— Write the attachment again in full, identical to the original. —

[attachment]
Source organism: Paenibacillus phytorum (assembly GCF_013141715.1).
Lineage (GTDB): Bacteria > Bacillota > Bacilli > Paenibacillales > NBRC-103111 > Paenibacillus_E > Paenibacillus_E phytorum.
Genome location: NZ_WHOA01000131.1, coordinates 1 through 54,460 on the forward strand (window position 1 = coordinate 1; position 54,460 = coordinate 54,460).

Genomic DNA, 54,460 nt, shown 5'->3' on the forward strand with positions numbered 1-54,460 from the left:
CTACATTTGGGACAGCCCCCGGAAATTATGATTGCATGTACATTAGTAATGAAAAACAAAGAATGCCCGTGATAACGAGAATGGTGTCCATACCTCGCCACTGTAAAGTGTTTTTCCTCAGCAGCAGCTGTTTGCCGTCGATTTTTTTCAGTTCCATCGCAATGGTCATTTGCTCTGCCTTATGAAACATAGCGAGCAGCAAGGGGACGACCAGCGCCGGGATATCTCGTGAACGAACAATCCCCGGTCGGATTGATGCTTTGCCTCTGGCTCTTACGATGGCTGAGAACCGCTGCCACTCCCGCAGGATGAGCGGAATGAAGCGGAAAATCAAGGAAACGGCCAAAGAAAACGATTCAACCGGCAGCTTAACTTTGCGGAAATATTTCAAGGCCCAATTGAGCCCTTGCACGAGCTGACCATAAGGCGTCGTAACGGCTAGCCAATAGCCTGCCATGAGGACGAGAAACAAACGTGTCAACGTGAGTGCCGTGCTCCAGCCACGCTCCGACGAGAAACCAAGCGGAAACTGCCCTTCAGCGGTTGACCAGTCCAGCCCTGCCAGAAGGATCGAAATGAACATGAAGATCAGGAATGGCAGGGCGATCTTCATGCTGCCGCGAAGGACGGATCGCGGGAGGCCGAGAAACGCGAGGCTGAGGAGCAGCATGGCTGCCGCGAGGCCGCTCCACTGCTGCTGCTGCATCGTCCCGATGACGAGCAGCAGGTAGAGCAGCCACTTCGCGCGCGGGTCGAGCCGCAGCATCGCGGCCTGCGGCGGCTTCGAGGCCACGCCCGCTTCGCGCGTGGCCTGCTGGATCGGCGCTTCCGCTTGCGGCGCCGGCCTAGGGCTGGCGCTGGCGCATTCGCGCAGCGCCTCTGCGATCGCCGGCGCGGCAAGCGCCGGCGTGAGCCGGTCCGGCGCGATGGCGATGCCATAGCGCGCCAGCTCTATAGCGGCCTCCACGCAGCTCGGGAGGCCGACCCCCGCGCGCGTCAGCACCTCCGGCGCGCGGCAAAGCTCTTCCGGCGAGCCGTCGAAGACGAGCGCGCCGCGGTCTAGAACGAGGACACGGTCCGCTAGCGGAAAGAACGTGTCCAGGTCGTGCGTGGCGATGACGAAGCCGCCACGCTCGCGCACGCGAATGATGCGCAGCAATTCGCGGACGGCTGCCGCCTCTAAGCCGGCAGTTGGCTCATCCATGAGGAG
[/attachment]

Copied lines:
Source organism: Paenibacillus phytorum (assembly GCF_013141715.1).
Lineage (GTDB): Bacteria > Bacillota > Bacilli > Paenibacillales > NBRC-103111 > Paenibacillus_E > Paenibacillus_E phytorum.
Genome location: NZ_WHOA01000131.1, coordinates 1 through 54,460 on the forward strand (window position 1 = coordinate 1; position 54,460 = coordinate 54,460).

Genomic DNA, 54,460 nt, shown 5'->3' on the forward strand with positions numbered 1-54,460 from the left:
CTACATTTGGGACAGCCCCCGGAAATTATGATTGCATGTACATTAGTAATGAAAAACAAAGAATGCCCGTGATAACGAGAATGGTGTCCATACCTCGCCACTGTAAAGTGTTTTTCCTCAGCAGCAGCTGTTTGCCGTCGATTTTTTTCAGTTCCATCGCAATGGTCATTTGCTCTGCCTTATGAAACATAGCGAGCAGCAAGGGGACGACCAGCGCCGGGATATCTCGTGAACGAACAATCCCCGGTCGGATTGATGCTTTGCCTCTGGCTCTTACGATGGCTGAGAACCGCTGCCACTCCCGCAGGATGAGCGGAATGAAGCGGAAAATCAAGGAAACGGCCAAAGAAAACGATTCAACCGGCAGCTTAACTTTGCGGAAATATTTCAAGGCCCAATTGAGCCCTTGCACGAGCTGACCATAAGGCGTCGTAACGGCTAGCCAATAGCCTGCCATGAGGACGAGAAACAAACGTGTCAACGTGAGTGCCGTGCTCCAGCCACGCTCCGACGAGAAACCAAGCGGAAACTGCCCTTCAGCGGTTGACCAGTCCAGCCCTGCCAGAAGGATCGAAATGAACATGAAGATCAGGAATGGCAGGGCGATCTTCATGCTGCCGCGAAGGACGGATCGCGGGAGGCCGAGAAACGCGAGGCTGAGGAGCAGCATGGCTGCCGCGAGGCCGCTCCACTGCTGCTGCTGCATCGTCCCGATGACGAGCAGCAGGTAGAGCAGCCACTTCGCGCGCGGGTCGAGCCGCAGCATCGCGGCCTGCGGCGGCTTCGAGGCCACGCCCGCTTCGCGCGTGGCCTGCTGGATCGGCGCTTCCGCTTGCGGCGCCGGCCTAGGGCTGGCGCTGGCGCATTCGCGCAGCGCCTCTGCGATCGCCGGCGCGGCAAGCGCCGGCGTGAGCCGGTCCGGCGCGATGGCGATGCCATAGCGCGCCAGCTCTATAGCGGCCTCCACGCAGCTCGGGAGGCCGACCCCCGCGCGCGTCAGCACCTCCGGCGCGCGGCAAAGCTCTTCCGGCGAGCCGTCGAAGACGAGCGCGCCGCGGTCTAGAACGAGGACACGGTCCGCTAGCGGAAAGAACGTGTCCAGGTCGTGCGTGGCGATGACGAAGCCGCCACGCTCGCGCACGCGAATGATGCGCAGCAATTCGCGGACGGCTGCCGCCTCTAAGCCGGCAGTTGGCTCATCCATGAGGAG